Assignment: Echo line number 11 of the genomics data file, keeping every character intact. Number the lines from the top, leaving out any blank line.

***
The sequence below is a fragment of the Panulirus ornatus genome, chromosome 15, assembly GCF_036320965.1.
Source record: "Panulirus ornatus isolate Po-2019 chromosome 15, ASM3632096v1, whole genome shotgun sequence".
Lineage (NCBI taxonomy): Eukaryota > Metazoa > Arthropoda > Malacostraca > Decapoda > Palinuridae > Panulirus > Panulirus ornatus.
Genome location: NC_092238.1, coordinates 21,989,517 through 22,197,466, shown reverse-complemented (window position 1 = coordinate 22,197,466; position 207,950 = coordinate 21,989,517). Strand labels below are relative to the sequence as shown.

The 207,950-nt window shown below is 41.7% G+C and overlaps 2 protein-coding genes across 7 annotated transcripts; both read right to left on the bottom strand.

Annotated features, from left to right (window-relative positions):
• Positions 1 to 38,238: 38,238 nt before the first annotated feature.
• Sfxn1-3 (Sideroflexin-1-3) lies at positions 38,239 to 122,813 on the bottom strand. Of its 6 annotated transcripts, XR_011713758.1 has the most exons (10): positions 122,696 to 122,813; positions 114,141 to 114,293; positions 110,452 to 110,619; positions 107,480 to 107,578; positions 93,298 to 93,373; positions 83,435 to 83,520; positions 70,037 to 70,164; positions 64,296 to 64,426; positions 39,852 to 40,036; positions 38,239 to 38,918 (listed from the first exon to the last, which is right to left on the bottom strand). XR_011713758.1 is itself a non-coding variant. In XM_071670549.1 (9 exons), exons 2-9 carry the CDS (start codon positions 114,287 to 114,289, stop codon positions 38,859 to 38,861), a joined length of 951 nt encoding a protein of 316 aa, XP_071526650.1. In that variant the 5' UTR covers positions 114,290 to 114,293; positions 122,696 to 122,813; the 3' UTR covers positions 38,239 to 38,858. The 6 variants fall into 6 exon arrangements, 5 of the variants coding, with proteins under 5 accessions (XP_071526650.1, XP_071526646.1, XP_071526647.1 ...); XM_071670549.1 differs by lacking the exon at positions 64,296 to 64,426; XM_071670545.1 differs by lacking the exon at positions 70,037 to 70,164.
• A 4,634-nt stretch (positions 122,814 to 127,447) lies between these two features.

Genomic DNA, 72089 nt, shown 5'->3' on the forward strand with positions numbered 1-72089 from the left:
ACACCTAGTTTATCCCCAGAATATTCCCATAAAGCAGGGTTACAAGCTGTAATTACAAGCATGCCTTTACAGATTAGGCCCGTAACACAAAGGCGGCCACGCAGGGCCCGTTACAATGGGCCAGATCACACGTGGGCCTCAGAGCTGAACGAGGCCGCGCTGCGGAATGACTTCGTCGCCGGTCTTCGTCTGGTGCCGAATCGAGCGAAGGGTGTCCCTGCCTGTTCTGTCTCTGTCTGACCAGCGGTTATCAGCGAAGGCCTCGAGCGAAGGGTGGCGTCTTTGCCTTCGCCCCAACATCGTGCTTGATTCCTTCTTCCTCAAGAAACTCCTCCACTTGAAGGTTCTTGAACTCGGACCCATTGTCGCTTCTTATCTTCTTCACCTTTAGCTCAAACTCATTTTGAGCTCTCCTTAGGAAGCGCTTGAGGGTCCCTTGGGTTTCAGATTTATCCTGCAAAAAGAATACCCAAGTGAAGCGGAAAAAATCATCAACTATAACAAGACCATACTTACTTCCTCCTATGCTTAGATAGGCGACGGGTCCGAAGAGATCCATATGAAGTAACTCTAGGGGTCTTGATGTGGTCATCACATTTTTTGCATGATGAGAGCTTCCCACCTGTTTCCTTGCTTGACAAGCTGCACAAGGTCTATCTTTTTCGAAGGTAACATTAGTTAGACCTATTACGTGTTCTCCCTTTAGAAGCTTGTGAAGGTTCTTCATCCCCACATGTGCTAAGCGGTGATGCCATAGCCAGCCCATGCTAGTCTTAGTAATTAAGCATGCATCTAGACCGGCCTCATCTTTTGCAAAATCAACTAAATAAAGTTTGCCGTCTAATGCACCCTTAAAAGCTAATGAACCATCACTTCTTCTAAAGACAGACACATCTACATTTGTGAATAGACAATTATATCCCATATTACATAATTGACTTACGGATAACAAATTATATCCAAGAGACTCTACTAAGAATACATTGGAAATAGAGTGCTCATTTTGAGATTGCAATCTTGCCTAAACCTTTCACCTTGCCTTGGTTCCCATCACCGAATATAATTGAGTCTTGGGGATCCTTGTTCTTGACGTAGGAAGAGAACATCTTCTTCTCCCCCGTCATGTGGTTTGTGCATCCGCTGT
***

ACACCTAGTTTATCCCCAGAATATTCCCATAAAGCAGGGTTACAAGCTGTAATTACAAGCATGCCTTTACAGATTAGGCCCGTAACACAAAGGCGGCCACGCAGGGCCCGTTACAATGGGCCAGATCACACGTGGGCCTCAGAGCTGAACGAGGCCGCGCTGCGGAATGACTTCGTCGCCGGTCTTCGTCTGGTGCCGAATCGAGCGAAGGGTGTCCCTGCCTGTTCTGTCTCTGTCTGACCAGCGGTTATCAGCGAAGGCCTCGAGCGAAGGGTGGCGTCTTTGCCTTCGCCCCAACATCGTGCTTGATTCCTTCTTCCTCAAGAAACTCCTCCACTTGAAGGTTCTTGAACTCGGACCCATTGTCGCTTCTTATCTTCTTCACCTTTAGCTCAAACTCATTTTGAGCTCTCCTTAGGAAGCGCTTGAGGGTCCCTTGGGTTTCAGATTTATCCTGCAAAAAGAATACCCAAGTGAAGCGGAAAAAATCATCAACTATAACAAGACCATACTTACTTCCTCCTATGCTTAGATAGGCGACGGGTCCGAAGAGATCCATATGAAGTAACTCTAGGGGTCTTGATGTGGTCATCACATTTTTTGCATGATGAGAGCTTCCCACCTGTTTCCTTGCTTGACAAGCTGCACAAGGTCTATCTTTTTCGAAGGTAACATTAGTTAGACCTATTACGTGTTCTCCCTTTAGAAGCTTGTGAAGGTTCTTCATCCCCACATGTGCTAAGCGGTGATGCCATAGCCAGCCCATGCTAGTCTTAGTAATTAAGCATGCATCTAGACCGGCCTCATCTTTTGCAAAATCAACTAAATAAAGTTTGCCGTCTAATGCACCCTTAAAAGCTAATGAACCATCACTTCTTCTAAAGACAGACACATCTACATTTGTGAATAGACAATTATATCCCATATTACATAATTGACTTACGGATAACAAATTATATCCAAGAGACTCTACTAAGAATACATTGGAAATAGAGTGCTCATTTTGAGATTGCAATCTTGCCTAAACCTTTCACCTTGCCTTGGTTCCCATCACCGAATATAATTGAGTCTTGGGGATCCTTGTTCTTGACGTAGGAAGAGAACATCTTCTTCTCCCCCGTCATGTGGTTTGTGCATCCGCTGT